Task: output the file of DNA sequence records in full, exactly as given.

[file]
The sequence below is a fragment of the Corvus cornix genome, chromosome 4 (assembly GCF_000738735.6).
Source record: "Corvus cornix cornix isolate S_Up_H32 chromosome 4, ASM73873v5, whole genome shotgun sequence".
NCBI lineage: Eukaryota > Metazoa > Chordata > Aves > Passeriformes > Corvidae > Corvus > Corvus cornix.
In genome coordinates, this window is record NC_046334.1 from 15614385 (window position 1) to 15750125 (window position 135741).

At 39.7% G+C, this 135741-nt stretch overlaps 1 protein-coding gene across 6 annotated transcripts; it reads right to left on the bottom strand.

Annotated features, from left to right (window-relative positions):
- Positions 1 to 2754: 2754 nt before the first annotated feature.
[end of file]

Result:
The sequence below is a fragment of the Corvus cornix genome, chromosome 4 (assembly GCF_000738735.6).
Source record: "Corvus cornix cornix isolate S_Up_H32 chromosome 4, ASM73873v5, whole genome shotgun sequence".
NCBI lineage: Eukaryota > Metazoa > Chordata > Aves > Passeriformes > Corvidae > Corvus > Corvus cornix.
In genome coordinates, this window is record NC_046334.1 from 15614385 (window position 1) to 15750125 (window position 135741).

At 39.7% G+C, this 135741-nt stretch overlaps 1 protein-coding gene across 6 annotated transcripts; it reads right to left on the bottom strand.

Annotated features, from left to right (window-relative positions):
- Positions 1 to 2754: 2754 nt before the first annotated feature.